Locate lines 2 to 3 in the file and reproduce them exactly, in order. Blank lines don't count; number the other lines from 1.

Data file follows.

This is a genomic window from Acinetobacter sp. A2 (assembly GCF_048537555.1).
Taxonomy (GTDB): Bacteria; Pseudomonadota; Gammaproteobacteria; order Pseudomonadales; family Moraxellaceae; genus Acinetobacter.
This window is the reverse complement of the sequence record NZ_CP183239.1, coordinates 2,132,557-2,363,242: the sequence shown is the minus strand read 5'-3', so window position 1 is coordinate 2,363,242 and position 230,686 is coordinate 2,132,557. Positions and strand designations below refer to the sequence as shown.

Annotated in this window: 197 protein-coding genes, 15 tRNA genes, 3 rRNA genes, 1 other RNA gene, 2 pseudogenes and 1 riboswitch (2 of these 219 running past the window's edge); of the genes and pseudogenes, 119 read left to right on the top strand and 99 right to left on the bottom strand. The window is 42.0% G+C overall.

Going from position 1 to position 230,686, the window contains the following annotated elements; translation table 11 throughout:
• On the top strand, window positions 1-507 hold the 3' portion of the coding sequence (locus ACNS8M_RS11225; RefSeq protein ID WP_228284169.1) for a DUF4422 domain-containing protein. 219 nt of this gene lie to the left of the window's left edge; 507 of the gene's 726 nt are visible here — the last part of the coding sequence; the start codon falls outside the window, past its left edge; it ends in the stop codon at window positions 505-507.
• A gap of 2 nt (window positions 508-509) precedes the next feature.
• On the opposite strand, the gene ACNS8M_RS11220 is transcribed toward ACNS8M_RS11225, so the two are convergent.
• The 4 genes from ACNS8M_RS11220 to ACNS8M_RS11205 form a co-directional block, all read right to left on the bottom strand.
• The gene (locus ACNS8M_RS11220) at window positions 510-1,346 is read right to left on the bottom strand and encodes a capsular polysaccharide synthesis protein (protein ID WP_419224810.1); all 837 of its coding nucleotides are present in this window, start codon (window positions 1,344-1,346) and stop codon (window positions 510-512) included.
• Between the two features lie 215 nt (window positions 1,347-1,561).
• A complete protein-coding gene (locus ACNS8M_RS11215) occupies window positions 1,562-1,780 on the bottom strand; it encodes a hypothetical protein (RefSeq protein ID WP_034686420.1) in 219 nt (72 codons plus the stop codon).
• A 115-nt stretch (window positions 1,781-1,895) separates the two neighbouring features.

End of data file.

Taxonomy (GTDB): Bacteria; Pseudomonadota; Gammaproteobacteria; order Pseudomonadales; family Moraxellaceae; genus Acinetobacter.
This window is the reverse complement of the sequence record NZ_CP183239.1, coordinates 2,132,557-2,363,242: the sequence shown is the minus strand read 5'-3', so window position 1 is coordinate 2,363,242 and position 230,686 is coordinate 2,132,557. Positions and strand designations below refer to the sequence as shown.